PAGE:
4

I've read at least one book which successfully did this; the author just titled each chapter "Bruno" and "Melusine," depending on whose perspective it was. The timeline was mostly chronological, although there was some overlap so we see how one felt about the other's actions. It worked perfectly fine for me. It's not subterfuge. Label each chapter, throw in ...


3

A few possibilities: Tag Nicene with an utterly distinctive physical feature. When Shadow observes that physical feature, readers will know that it is Nicene. Give Nicene some tag phrase, and have Cherry use the phrase. Write an earlier scene in Nicene's POV, where she introduces herself to someone as Cherry. In the scenes from Shadow's POV, introduce a ...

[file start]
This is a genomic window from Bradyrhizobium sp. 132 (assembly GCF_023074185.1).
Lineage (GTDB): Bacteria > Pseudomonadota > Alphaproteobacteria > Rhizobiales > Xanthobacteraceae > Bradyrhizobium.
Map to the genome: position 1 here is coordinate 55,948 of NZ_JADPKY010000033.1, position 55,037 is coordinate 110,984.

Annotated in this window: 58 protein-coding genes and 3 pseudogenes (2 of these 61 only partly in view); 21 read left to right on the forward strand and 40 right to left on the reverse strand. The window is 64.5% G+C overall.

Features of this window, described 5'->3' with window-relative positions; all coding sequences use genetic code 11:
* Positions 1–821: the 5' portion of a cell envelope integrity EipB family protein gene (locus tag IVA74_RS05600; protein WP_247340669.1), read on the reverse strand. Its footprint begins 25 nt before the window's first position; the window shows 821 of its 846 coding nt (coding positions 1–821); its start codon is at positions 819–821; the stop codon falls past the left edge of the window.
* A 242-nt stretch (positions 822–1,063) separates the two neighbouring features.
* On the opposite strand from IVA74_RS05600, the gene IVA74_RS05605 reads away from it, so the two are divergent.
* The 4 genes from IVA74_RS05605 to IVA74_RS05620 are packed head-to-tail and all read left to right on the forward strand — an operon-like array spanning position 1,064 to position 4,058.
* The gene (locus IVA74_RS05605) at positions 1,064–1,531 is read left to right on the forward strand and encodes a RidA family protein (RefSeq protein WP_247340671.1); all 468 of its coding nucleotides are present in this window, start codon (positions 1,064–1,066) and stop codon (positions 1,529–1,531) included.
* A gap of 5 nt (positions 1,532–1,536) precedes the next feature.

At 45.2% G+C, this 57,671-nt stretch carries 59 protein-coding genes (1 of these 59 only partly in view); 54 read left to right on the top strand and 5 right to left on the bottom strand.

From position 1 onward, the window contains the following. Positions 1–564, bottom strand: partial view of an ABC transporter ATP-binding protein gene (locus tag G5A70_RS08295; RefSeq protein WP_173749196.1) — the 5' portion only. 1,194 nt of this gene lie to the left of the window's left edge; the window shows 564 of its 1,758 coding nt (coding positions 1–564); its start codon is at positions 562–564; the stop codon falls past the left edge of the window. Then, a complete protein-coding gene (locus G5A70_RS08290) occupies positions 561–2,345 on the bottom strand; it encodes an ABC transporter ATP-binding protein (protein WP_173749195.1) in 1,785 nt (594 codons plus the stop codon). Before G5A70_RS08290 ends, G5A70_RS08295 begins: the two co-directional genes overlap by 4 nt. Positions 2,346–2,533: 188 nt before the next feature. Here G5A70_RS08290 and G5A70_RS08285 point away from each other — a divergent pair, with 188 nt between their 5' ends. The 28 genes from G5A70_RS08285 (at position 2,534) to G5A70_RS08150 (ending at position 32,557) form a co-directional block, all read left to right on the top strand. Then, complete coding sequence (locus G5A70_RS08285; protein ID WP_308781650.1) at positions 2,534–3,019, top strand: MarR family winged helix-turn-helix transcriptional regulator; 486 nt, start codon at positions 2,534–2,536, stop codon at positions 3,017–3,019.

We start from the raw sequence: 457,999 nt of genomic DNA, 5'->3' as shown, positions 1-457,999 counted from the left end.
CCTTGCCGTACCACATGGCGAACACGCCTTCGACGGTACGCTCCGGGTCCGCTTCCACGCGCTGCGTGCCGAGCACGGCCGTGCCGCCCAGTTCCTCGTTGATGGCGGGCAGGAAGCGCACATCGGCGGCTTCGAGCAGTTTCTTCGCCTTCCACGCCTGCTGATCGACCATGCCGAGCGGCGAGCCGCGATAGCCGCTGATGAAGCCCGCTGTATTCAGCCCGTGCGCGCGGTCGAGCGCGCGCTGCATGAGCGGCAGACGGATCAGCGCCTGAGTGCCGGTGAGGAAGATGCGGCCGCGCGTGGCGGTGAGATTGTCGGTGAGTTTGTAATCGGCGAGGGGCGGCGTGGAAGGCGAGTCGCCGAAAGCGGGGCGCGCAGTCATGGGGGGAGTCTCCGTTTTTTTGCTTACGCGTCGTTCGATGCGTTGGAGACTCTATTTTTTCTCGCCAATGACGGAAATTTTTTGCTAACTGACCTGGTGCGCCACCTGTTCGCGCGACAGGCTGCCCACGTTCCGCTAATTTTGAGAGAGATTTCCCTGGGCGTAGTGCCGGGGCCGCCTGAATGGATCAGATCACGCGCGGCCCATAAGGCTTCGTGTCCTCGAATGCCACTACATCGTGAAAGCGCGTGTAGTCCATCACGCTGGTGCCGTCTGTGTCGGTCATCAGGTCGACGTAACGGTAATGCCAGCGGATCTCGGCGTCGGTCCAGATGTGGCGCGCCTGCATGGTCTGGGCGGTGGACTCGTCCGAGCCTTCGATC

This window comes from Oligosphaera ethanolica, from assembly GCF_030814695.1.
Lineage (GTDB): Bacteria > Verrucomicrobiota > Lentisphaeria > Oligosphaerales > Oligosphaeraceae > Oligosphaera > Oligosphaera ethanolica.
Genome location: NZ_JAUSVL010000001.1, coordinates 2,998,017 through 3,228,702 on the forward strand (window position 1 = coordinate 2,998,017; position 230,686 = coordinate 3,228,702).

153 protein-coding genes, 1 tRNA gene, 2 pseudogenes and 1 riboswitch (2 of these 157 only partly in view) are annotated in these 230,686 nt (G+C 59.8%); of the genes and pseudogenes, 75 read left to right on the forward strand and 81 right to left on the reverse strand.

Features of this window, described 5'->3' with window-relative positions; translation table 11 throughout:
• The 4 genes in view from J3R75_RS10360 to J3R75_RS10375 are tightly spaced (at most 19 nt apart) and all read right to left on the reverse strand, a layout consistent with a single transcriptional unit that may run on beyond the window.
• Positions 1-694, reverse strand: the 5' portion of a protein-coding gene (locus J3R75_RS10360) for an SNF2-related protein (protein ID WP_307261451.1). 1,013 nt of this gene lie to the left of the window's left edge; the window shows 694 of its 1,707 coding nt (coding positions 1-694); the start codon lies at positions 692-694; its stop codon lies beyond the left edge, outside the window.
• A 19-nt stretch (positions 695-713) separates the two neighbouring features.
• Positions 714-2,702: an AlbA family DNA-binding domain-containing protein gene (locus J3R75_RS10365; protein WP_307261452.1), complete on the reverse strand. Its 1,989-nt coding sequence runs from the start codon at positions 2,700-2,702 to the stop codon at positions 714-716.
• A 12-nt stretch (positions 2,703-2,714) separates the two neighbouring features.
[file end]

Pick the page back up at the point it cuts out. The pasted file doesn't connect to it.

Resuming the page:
2

These are tightly connected. POV (Point of View) tells about the person, "through whose eyes we look". "Perspective" is the name for that style of view. An autobiography will be written from the author's POV, in 1st person perspective - or from POV of some protagonist. A guide will be written in 2nd person, from the reader's POV. 3rd person will be just 3rd ...


2

Here is a problem I run into regularly as a short story writer. Sometimes I don't ever plan to give someone a name. Particularly if they are going to be disposed of in some fashion not warranting the effort of naming them. Name them by what they are wearing, i.e. a mugger in a red jacket becomes Red Jacket for the sake of the internal dialog of my main ...


2

I think this is a terrific, creative idea, but you have to be very skillful to pull it off. I agree that each character has to be rendered very distinctively. Ken Kesey did something like this on his novel Sometimes a Great Notion which is a wonderful family saga where different points of view are distinguished by italics and normal fonts.


2